I am a researcher — do I need non-technical skills training?
Issued: 20 Mar 2018

Researcher Development and Training (ReDTrain) Manager, Marisa Parker from the University of Southern Queensland explores the importance of professional development and non-technical skills training.

Researcher Development and Training (ReDTrain) Manager, Marisa Parker from the University of Southern Queensland explores the importance of professional development and non-technical skills training.

Why would a research student need to undertake professional development (PD) or non-technical skills training?

Surely time should be spent on completing a degree and focusing on their research?

But, such single-mindedness can lead to isolation. McFarlane in a Times Higher Education article agrees that academia normally attracts introverts seeking a scholarly environment.

But the world has changed. An OECD report endorses formal training in non-technical/transferable skills for both research students and researchers.

Academics and those in-training need to work in teams, be visible, share knowledge effectively and even present their findings online in real time.

These are expectations set internally by senior management or high-ranking institutions and externally by funding organisations. Verbal, digital and negotiation skills are key areas that may have to be learnt or enhanced to foster and improve research and employability.

Universities are now providing academic staff and research students with training and academic opportunities e.g. the University of Southern Queensland has re-badged its professional development initiatives as the People Capability Framework, and also runs the researcher development and training (ReDTrain) initiative, and the University of Queensland recently launched the Career Development Framework for Researchers.

This trend is not new, and is also in place overseas — the European Commission’s — Researchers in Motion and the University of Edinburgh’s Institute for Academic Development .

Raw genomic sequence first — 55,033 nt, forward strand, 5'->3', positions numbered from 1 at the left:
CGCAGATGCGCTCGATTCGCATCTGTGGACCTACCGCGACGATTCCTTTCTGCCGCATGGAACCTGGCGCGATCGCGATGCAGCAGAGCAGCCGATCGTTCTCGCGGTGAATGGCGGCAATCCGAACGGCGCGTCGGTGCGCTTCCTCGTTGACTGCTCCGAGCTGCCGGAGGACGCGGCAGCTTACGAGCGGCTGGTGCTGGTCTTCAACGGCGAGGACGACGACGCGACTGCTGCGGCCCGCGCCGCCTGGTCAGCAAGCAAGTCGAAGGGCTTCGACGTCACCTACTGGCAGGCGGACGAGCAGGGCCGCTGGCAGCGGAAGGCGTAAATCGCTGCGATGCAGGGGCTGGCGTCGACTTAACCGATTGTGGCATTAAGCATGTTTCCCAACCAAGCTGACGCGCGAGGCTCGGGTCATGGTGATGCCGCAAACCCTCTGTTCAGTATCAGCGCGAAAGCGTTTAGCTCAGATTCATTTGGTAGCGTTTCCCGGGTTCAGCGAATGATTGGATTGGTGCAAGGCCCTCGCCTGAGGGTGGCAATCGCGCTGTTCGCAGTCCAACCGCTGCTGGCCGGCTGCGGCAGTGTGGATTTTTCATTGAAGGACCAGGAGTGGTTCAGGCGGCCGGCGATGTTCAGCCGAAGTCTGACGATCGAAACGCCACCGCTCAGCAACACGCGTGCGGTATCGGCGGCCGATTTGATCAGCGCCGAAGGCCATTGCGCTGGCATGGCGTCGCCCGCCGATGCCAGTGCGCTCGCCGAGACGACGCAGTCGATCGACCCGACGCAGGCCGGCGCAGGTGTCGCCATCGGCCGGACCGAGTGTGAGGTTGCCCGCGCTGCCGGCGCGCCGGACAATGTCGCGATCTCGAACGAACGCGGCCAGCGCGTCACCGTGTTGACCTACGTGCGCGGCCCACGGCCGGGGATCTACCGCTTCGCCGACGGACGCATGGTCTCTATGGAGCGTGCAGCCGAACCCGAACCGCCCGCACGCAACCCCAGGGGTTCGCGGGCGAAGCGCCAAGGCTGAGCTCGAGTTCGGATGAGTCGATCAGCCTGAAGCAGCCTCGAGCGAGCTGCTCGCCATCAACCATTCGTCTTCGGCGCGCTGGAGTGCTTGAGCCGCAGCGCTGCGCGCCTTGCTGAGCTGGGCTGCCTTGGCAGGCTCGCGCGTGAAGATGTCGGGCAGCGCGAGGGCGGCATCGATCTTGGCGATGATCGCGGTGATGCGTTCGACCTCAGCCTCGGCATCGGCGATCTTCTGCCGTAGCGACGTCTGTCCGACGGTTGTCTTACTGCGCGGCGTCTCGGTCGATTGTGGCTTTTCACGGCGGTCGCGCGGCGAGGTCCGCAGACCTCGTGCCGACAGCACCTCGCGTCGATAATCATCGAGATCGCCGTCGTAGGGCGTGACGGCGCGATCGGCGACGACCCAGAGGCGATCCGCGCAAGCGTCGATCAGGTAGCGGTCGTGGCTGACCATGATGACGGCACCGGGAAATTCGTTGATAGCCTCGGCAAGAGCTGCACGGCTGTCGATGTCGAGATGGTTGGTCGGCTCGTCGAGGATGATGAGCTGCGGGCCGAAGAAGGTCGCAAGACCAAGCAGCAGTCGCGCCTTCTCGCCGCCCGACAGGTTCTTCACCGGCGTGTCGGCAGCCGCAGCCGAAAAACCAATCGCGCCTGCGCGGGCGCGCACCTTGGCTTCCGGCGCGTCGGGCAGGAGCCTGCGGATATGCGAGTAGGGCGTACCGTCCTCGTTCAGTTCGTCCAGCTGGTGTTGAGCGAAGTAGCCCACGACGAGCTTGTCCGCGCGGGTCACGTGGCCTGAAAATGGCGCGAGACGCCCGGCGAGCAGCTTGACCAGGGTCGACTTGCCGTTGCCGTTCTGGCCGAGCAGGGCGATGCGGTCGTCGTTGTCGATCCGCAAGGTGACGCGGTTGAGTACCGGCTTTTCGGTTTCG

The reality is that topic expertise is no longer sufficient for employability. Digital platforms have broken barriers for accessing knowledge and well-educated discussion.

Individual strengths and weaknesses need to be honestly identified with the former being promoted and the latter addressed through learning and professional development.

Researchers have a responsibility to themselves, their research students and to the institution, to be the best that they can be. Potentially, they could be undermining their own careers and that of their students.

Common challenges for all staff whether professional or academic are time management, negotiating skills, stress management, being strategic and working within teams.

It’s become a very competitive world for researchers and research students. If a positive approach to PD is not being encouraged in your discipline area then a change to the mental model is urgently needed.

Without honing non-technical skills, academics and their research students will struggle to compete and stay relevant in this evolving environment.

Thanks to Marisa Parker for her blog giving our Queensland researchers some career food for thought.

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